Confessions of a Comic Book Guy is a weekly column by Steve Bennett of Super-Fly Comics and Games in Yellow Springs, Ohio.  This week, Bennett deconstructs the cross-gender appeal of Doctor Who.
Well, the next actor to play The Doctor was anointed/appointed last week during a live BBC broadcast (see "The New Doctor Announced") and thanks to a BBC America simulcast I was able to watch it.  Veteran actor Peter Capaldi got the nod and while his work is unknown to me I'm OK with their choice of an older actor--I'm not even disappointed it won’t be a woman this time (see "Confession of a Comic Book Guy--Gender Norm Panic Meltdown").  When you're a Doctor Who fan you have to take it on faith that the producers know what they're doing.
And I am a fan; an old school Who fan, my first Doctor being the 4th, the one played by Tom Baker, the guy with the mop of curly hair and impossibly long scarf.  Even if you don't know what about Who most of you would be able to pick that one out of a police line-up.  For some reason beginning in the late 70's there was always one guy dressed up like the 4th at every comic con I went to.  In 1979 I was studying in London for a year and on my first Saturday in the UK I was pumped by the prospect of actually being able to watch a brand new episode of the show on British TV.  But it was not to be.  I was staying at a youth hostel and while it had a television room the other (predominantly British) residents wanted to watch what was up against it: Buck Rogers.
But even I, who loved it, have to admit that with its weird serialized format, cardboard sets and monsters that were sometimes literally made out of paper mache, Doctor Who was the geekiest, nerdiest subform of fandom in existence.  The image of Tom Baker's Doctor might be iconic but it's also emblematic.  In America it's still regularly used as visual shorthand for "total geek SF fan."  Even Star Trek and comic book fans could openly sneer at Doctor Who fans.  For decades in America it remained a tiny, fairly obscure cult, especially after the series was cancelled in 1989.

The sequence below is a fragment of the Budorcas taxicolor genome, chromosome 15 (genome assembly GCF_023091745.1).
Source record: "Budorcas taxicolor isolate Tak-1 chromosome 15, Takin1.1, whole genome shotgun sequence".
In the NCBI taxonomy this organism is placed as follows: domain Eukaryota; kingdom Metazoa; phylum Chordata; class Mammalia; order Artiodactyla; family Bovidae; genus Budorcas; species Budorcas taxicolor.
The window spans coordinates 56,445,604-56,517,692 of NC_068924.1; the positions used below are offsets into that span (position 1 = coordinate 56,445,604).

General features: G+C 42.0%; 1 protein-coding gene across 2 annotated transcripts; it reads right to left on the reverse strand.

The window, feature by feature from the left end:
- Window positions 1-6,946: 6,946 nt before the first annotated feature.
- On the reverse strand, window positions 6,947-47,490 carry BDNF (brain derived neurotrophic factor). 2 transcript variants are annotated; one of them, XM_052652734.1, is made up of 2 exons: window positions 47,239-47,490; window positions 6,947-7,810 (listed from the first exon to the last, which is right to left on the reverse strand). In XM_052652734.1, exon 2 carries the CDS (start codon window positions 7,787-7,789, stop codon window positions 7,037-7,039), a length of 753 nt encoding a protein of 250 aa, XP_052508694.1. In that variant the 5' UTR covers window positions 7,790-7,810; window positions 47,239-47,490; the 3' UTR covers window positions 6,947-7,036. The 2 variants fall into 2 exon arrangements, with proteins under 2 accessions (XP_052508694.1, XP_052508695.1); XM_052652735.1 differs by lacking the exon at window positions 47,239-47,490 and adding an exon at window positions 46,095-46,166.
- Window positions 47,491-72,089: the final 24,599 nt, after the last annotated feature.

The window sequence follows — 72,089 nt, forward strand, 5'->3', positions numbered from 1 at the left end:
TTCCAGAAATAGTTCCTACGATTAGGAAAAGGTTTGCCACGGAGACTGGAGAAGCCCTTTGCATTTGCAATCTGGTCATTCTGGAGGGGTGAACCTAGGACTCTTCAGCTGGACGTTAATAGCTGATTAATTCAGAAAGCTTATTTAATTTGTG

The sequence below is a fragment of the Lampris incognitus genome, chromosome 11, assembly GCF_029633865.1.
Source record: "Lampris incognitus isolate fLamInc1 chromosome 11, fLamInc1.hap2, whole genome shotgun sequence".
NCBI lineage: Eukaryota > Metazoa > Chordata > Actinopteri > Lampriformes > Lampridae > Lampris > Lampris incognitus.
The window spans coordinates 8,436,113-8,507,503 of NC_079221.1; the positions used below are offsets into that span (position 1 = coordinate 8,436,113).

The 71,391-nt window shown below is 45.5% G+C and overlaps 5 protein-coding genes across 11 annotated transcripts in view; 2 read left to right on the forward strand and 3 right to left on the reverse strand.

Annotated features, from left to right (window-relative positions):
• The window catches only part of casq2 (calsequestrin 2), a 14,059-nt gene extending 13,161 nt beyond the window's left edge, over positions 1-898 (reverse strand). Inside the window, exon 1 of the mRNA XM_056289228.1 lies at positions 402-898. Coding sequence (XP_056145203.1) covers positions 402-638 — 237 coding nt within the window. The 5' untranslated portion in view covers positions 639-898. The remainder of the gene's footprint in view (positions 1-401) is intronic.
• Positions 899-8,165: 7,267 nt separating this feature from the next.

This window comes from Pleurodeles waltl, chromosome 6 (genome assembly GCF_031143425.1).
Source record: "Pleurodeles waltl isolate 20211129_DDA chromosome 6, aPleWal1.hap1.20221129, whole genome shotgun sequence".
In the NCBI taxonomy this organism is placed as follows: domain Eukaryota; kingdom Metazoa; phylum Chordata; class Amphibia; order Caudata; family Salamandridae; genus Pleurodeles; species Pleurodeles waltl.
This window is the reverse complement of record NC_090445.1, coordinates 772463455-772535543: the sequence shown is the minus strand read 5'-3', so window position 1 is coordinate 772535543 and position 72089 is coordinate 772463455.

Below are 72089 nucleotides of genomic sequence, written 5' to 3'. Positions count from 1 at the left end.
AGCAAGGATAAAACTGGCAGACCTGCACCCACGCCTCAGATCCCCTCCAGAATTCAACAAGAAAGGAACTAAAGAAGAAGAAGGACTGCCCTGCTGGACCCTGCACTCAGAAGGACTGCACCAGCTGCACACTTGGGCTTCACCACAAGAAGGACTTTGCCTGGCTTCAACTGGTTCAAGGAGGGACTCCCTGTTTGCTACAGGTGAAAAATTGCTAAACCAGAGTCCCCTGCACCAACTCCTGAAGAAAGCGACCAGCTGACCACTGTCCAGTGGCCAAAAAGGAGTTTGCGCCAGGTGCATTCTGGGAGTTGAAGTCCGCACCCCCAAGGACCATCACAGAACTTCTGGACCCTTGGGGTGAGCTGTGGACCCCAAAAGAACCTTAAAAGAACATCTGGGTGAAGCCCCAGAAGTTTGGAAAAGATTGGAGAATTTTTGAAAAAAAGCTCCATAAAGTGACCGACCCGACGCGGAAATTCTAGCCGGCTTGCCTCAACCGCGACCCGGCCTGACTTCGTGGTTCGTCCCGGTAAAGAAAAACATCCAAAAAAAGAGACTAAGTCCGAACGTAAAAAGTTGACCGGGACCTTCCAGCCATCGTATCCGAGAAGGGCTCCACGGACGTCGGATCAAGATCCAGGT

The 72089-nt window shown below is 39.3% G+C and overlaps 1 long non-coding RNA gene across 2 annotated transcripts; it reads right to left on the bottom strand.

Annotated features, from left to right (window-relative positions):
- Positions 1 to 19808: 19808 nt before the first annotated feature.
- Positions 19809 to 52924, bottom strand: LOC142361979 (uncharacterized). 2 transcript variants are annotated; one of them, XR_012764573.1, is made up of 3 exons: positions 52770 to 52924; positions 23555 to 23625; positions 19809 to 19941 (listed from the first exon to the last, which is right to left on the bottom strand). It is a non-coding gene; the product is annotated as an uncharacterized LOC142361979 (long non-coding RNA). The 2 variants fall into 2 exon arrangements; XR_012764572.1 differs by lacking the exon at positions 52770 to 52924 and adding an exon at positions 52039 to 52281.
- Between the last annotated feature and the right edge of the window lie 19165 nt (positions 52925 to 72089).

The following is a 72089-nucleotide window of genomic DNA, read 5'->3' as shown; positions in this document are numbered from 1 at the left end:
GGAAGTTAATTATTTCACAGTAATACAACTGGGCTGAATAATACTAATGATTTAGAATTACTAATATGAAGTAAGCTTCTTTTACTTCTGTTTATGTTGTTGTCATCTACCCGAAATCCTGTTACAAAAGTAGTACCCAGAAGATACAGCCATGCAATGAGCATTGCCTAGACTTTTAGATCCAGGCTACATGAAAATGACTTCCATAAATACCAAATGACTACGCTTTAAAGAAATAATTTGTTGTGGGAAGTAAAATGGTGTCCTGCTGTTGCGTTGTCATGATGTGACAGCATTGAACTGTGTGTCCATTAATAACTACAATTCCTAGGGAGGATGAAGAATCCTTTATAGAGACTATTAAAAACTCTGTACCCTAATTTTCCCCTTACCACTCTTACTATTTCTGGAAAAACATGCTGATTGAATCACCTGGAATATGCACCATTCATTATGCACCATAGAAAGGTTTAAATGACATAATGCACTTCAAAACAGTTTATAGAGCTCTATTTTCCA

That all changed in 2005 when the series was revived.  This modernized version, overseen by Executive Producer Russell T. Davies, almost immediately became a global multimedia franchise.  This, I believe, was because he turned something which had always been designated supremely geeky into a show that could appeal to the widest possible audience.  And by definition "widest possible audience" would have to include women.
As I previously reported (see "Confession of a Comic Guy--The Biggest Danger In America") I've always found the fact something once presumed to be exclusively for cellar dwelling boys (I can say that; I once dwelled in a cellar) would suddenly have such a large fan base.  But of course the show has always had its share of female fans.  I place into evidence the essay collection "Chicks Unravel Time: Women Journey through Every Season of Doctor Who."  Reading it definitely helped me see how the show would appeal to women.  For one thing, by the 70's (as long as they the stories were set in space and future), our heroes travelled through a gender neutral universe.
There The Doctor and his companions almost universally encountered solidly egalitarian societies where being a woman didn't automatically disqualify someone from doing something.  And because the series had its roots in the cozily asexual Boys Own Adventure school of adventure there was almost always a complete lack of sexual menace.  The 4th Doctor's companion Leela might have worn a leg-baring leather outfit seemingly designed for maximum "Dad appeal," but she was universally treated like everyone else, i.e. nobody hit on her.
Davies appealed to a female audience not by "feminizing" the show, but by focusing on the inner lives of the characters and their relationships.  Plus it didn't hurt that he gave them a point of entry into the world of Doctor Who through strong, smart, attractive female characters who invariably fell into complicated, ill-defined relationships with The Doctor.  The fact that in this iteration he was trouble, damaged and emotionally unavailable, not to mention kind of "dreamy,"* didn’t hurt either.
There are probably some of you who never "got" Doctor Who, old or new, who are wondering why I’ve told you all this.  It's because I can't help but think that if they can make Doctor Who appeal to women you might be able to do the same thing with superhero comics.  But that's a subject for next week.
* As to whether Peter Capaldi can be considered "dreamy," I've consulted my network of female Who fans and as it stands right now it's four "yes," two "no," and two "it's more complicated than that" with an unsolicited "yum."
The opinions expressed in this column are solely those of the writer, and do not necessarily reflect the views of the editorial staff of